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Desika Darsanam - 9. Sri Vegasethu Sthothram
Natteri P. Srihari (a) Lakshmi Narasimhacharyar, Chennai.


Desika DarsanamSri Vegasethu Sthothram is a hymn of 10 slokas composed by Swami Desika on Yathokthakaari, the Lord of Thiru Vehka in Kancheepuram. An intriguing episode forms the basis for the historical backdrop to this shrine, while the bigger picture is related to the manifestation of Lord Varadaraja of the Hasthigiri.

When Brahma began his Aswamedha Yaga in the Hasthigiri, invoking the Lord’s vision, all was not well between him and his prime consort Saraswathi. So he chose to proceed with the yaga with his other consorts, lead by Savithri. This further infuriated Saraswathi who sought to get her revenge on Brahma by disrupting the holy deed. She assumed the form of a violent river and flowed at a ferocious speed – hence called Vegavathi – towards the altar of the yaga.

The surrounding area got inundated and ravaged even as Vegavathi, in all her fury, approached the sacred place. This made Brahma nonplussed. He took refuge in Lord Vishnu, who manifested in a reclining posture and positioned Himself as a virtual dam (sethu) across the river and stopped Vegavathi in her tracks. This enabled Brahma duly complete his sacrifice and paved the way for Lord Varadaraja’s emergence. That is how the Lord in Thiru Vehka got His name Vegasethu. Since He acceded to the request of Brahma and saved his yaga, the Lord here came to be known as “Yathokthakaari”, meaning “He Who complied with the directives of His devotee”.

The Divine protocol prescribes that one should follow the Rule of the Supreme God as laid down in the holy scriptures such as the Sruti (Vedas), Smruti (Sasthras), etc. However there are times, as the one narrated above, when the Lord seeks to show that He relishes switching ends and abiding by the directives of His devotees. These instances bring to the fore the Lord's quality called “saulabhya” (easy accessibility).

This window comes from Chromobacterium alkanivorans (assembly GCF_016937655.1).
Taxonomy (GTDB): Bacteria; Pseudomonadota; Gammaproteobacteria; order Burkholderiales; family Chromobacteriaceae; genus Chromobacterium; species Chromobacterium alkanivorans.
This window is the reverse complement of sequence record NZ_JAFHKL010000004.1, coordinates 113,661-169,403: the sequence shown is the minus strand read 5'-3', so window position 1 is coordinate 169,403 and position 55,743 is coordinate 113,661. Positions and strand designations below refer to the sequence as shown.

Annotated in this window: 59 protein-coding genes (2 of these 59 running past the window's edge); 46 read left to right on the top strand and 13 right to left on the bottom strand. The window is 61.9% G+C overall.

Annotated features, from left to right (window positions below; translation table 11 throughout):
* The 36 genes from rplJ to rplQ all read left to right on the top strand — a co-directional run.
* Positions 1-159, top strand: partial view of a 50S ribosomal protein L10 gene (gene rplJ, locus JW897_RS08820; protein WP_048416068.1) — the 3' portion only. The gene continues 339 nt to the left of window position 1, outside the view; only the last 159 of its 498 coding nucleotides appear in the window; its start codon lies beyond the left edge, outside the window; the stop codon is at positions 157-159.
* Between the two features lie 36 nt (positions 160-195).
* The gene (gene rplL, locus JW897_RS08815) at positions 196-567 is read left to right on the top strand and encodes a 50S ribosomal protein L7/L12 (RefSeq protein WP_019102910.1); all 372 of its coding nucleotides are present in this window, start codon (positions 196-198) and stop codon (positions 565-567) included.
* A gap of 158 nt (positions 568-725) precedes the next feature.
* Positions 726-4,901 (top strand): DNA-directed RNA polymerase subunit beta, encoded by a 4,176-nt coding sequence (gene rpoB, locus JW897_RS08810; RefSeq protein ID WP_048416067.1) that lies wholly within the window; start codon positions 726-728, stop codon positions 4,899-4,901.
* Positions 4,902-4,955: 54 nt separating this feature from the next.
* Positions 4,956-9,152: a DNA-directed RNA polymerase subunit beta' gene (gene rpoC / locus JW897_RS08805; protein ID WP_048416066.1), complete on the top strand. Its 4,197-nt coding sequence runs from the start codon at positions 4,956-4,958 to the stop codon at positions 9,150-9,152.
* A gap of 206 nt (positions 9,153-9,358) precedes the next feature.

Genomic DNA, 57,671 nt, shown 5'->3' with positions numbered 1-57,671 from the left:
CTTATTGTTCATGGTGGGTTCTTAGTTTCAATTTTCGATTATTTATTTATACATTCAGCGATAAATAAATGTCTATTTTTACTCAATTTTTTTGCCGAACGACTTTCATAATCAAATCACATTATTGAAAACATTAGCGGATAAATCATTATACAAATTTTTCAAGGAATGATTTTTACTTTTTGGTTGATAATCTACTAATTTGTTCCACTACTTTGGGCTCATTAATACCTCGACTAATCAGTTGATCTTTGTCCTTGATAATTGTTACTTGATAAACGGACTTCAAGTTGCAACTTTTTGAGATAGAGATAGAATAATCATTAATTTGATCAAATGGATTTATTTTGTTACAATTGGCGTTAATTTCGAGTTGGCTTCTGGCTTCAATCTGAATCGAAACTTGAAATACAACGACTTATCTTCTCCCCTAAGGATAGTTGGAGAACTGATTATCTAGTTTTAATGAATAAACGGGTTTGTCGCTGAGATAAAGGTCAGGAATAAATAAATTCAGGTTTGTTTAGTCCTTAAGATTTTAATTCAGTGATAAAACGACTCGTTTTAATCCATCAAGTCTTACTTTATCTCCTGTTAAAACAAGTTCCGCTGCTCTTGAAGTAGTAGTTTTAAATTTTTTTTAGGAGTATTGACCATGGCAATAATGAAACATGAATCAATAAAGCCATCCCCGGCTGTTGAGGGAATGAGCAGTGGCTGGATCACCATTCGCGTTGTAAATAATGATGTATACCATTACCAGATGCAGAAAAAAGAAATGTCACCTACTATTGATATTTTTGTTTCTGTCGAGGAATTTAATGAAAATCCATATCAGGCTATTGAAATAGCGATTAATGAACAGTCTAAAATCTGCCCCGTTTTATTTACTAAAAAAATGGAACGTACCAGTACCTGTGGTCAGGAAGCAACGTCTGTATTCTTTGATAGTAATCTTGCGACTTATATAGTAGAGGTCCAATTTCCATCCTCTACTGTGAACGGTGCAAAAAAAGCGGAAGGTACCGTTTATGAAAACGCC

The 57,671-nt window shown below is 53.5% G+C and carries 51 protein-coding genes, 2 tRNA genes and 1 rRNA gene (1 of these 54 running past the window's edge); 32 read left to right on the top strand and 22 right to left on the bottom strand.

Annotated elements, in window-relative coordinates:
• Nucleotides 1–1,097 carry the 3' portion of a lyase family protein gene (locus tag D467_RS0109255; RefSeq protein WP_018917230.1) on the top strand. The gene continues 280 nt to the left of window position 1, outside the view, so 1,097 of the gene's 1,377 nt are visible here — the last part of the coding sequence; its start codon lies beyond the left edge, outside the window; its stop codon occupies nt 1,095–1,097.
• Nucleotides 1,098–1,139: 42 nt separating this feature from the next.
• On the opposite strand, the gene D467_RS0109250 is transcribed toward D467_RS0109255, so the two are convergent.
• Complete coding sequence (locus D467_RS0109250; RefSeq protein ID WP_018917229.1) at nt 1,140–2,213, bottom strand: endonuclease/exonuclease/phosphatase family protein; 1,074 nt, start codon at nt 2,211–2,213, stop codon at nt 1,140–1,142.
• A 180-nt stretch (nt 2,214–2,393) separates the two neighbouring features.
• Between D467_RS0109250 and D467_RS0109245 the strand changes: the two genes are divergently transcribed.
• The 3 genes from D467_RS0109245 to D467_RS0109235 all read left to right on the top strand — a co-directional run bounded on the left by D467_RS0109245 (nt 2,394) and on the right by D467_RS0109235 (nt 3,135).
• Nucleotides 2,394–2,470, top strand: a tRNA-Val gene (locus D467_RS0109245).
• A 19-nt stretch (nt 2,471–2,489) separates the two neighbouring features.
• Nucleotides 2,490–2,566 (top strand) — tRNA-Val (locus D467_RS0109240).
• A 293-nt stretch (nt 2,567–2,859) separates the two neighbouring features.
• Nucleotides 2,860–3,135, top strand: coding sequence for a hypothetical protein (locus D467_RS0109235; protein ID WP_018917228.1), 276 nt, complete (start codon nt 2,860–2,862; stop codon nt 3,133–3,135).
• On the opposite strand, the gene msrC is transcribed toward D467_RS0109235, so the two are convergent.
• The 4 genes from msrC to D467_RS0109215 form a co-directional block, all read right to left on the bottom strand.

Another such fascinating episode, involving Thirumazhisai Azhwar, reaffirms the Lord’s above nature and name. Pallavaraya, the then King of Kanchi, was enraged at the refusal of Kanikannan (கணிகண்ணன்), a disciple of the Azhwar, to sing his praise. He banished the erring poet from his kingdom. The Azhwar, who was staying in Thiru Vehka and rendering kainkaryams to the Lord, also decided to leave the town along with his disciple.

What’s more, he did not want even the Lord to stay there. So he ordered the Lord to roll up His bed (Aadhiseshan) and leave the town, which the Lord complied with at once. The town was doomed and untoward happenings ensued.

The king repented for his folly, came rushing the next day to the Azhwar who was then staying with the Lord at Orikkai (ஓரிக்கை - ஓர் இரவு இருக்கை) on the outskirts of the town. He profusely apologised to the Azhwar and pleaded with him to come back to his place. Then Thirumazhisai Azhwar asked the Lord to spread His bed as before, which again, the Lord complied with. He thus justified His name “Yathokthakaari” (Yatha Uktha Kaari), which in Tamil means “சொன்ன வண்ணம் செய்த பெருமாள்”.

The relevant paasuram (not part of the Divya Prabandham) composed by Thirumazhisai Azhwar, addressing the reclining Lord, is as follows:

கணிகண்ணன் போகின்றான் காமருபூங் கச்சி
மணிவண்ணா நீ கிடக்க வேண்டா - துணிவுடைய
செந்நாப் புலவனும் போகின்றேன் நீயுமுன்தன்
பைந்நாகப் பாய் சுருட்டிக்கொள்

The Azhwar promptly rephrased the verse when cancelling his earlier directive:

கணிகண்ணன் போக்கொழிந்தான் காமருபூங் கச்சி
மணிவண்ணா நீ கிடக்க வேண்டும் - துணிவுடைய
செந்நாப் புலவனும் போக்கொழிந்தேன் நீயுமுன்தன்
பைந்நாகப் பாய் விரித்துக்கொள்

In a highlight of this hymn, Swami Desika has incorporated both the above episodes in Sloka No. 5 (Chathuraanana). He says that the Lord who earlier saved Brahma’s yaga and complied with the commands of His devotees (Bhakthimathaam), even now bestows all propitiousness on His devotees. In a subtle reference to the Azhwar episode, the author employs the word “Bhakthimathaam” to denote devotees, since Thirumazhisai Azhwar is known as “Bhakthisaara” in Sanskrit.

In the first sloka, Sri Desika describes the Lord of Thiru Vehka and the Hasthigiri as one and the same effulgent form, which incarnated on its own and is the means and end of all human endeavours.

Calling the Lord, “Kanchee-Bhagyam” (the good fortune of Kanchi) in the ninth verse, our Acharya concludes the hymn with the phala sruti that Lord Yathokthakaari would comply with all the demands of those who recite this sthothra with devotion, as He has done in the past.


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Next in series: 10. Sri Ashtabhuja Ashtakam, on July 8, 2007.



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